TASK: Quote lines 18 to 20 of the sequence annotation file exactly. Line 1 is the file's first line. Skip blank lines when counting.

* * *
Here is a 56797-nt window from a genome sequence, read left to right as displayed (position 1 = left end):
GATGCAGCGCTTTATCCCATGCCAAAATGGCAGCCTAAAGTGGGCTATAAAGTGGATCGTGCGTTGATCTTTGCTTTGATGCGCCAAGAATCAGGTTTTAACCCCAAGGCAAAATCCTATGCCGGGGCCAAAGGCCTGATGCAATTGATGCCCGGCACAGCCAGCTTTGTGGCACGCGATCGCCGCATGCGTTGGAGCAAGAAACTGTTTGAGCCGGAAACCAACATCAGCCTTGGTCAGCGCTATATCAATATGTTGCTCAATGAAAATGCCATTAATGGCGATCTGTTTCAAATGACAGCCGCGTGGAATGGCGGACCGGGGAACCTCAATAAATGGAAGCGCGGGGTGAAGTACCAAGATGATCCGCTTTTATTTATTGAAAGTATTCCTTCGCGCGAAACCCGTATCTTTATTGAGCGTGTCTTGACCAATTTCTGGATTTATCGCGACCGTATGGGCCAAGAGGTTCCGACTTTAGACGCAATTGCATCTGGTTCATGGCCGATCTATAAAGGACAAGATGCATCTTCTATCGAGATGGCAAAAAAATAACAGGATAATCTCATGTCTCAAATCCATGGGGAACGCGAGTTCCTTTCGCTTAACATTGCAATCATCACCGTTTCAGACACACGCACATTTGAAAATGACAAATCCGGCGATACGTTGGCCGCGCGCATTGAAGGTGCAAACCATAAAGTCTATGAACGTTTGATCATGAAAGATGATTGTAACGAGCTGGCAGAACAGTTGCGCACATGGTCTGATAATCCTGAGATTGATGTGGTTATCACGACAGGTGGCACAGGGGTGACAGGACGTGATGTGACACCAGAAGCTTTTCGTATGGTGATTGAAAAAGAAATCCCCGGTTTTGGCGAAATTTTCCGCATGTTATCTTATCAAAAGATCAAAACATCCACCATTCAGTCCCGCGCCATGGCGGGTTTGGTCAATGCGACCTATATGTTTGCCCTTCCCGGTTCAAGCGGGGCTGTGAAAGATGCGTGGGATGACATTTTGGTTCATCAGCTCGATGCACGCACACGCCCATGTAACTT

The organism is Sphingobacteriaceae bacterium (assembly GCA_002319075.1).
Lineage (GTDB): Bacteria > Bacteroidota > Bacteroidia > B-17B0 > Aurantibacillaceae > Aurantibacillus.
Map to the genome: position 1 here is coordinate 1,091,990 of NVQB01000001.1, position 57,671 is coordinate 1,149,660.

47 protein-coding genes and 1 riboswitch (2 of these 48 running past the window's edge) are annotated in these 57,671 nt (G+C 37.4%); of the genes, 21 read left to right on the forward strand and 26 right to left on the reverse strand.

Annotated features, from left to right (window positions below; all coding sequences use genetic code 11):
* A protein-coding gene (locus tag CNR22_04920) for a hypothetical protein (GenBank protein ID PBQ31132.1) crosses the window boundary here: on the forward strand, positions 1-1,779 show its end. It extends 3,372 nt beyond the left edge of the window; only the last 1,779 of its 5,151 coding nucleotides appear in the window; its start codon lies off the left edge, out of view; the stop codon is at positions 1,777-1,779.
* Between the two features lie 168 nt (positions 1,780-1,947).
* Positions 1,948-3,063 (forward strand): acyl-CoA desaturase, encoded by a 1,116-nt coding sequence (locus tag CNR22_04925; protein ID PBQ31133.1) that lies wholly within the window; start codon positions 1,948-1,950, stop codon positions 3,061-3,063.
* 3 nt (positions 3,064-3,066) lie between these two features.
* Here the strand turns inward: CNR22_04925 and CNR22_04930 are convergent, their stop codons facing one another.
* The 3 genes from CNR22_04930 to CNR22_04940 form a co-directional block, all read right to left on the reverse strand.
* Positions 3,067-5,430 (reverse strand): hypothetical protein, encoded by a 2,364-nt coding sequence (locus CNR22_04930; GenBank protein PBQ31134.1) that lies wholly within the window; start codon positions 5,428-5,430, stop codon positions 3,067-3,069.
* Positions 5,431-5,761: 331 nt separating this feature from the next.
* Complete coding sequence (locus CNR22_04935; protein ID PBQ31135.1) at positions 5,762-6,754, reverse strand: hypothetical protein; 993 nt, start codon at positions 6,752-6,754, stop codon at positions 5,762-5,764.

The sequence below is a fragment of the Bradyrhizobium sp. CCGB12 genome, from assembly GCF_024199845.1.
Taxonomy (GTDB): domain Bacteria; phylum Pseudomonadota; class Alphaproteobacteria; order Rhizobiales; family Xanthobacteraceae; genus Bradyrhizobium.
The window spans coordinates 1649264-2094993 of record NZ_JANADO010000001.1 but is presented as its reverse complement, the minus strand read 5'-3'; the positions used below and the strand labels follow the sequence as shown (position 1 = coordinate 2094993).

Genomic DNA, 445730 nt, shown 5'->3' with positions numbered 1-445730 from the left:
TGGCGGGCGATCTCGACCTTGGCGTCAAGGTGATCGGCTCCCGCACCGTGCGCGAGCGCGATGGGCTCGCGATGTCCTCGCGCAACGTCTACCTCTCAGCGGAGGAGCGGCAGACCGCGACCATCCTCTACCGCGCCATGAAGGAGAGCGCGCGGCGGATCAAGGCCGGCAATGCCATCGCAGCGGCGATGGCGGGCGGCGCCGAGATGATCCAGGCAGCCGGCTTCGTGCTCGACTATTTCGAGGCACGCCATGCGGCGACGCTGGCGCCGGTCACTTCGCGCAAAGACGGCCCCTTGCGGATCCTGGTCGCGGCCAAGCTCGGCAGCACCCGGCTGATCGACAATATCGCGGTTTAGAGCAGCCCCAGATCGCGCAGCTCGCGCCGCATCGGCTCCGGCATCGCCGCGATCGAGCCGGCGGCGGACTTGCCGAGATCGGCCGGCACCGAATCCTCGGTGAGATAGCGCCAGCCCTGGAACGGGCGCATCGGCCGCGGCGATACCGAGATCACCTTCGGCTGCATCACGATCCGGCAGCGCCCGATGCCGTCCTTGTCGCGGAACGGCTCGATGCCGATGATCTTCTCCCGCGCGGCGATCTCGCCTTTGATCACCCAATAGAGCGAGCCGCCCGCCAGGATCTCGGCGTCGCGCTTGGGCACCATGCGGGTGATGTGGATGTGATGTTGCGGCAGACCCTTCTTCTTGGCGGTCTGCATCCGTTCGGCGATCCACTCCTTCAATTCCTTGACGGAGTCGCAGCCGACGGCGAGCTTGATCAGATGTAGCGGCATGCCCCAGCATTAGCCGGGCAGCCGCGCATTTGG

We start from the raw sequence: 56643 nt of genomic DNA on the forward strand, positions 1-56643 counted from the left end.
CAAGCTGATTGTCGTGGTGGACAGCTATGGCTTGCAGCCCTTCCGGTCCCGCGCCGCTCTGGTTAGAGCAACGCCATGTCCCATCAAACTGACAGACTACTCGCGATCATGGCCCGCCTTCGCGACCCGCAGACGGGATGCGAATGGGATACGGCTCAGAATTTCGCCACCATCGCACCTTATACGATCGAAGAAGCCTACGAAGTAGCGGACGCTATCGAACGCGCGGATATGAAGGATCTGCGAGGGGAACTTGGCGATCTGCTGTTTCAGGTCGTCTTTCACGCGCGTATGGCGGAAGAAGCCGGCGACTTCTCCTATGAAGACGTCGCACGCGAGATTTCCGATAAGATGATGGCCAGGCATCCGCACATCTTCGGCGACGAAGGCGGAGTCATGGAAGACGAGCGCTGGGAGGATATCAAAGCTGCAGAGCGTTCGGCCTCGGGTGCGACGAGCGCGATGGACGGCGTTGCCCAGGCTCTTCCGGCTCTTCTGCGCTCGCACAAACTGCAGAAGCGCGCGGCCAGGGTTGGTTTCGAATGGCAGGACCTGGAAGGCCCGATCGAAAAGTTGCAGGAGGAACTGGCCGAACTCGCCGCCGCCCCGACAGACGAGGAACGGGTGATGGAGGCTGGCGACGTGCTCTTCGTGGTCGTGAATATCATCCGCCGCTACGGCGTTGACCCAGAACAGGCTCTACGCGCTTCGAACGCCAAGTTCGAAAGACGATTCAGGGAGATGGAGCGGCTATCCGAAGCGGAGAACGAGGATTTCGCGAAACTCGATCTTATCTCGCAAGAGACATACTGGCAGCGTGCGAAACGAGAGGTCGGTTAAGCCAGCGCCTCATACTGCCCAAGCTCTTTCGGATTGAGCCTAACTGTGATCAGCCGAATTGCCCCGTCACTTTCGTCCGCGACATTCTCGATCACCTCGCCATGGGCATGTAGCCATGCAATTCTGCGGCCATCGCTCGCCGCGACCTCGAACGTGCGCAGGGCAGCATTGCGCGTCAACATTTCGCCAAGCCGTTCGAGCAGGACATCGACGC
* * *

Taxonomy (GTDB): domain Bacteria; phylum Pseudomonadota; class Alphaproteobacteria; order Rhizobiales; family Xanthobacteraceae; genus Bradyrhizobium.
The window spans coordinates 1649264-2094993 of record NZ_JANADO010000001.1 but is presented as its reverse complement, the minus strand read 5'-3'; the positions used below and the strand labels follow the sequence as shown (position 1 = coordinate 2094993).

Genomic DNA, 445730 nt, shown 5'->3' with positions numbered 1-445730 from the left: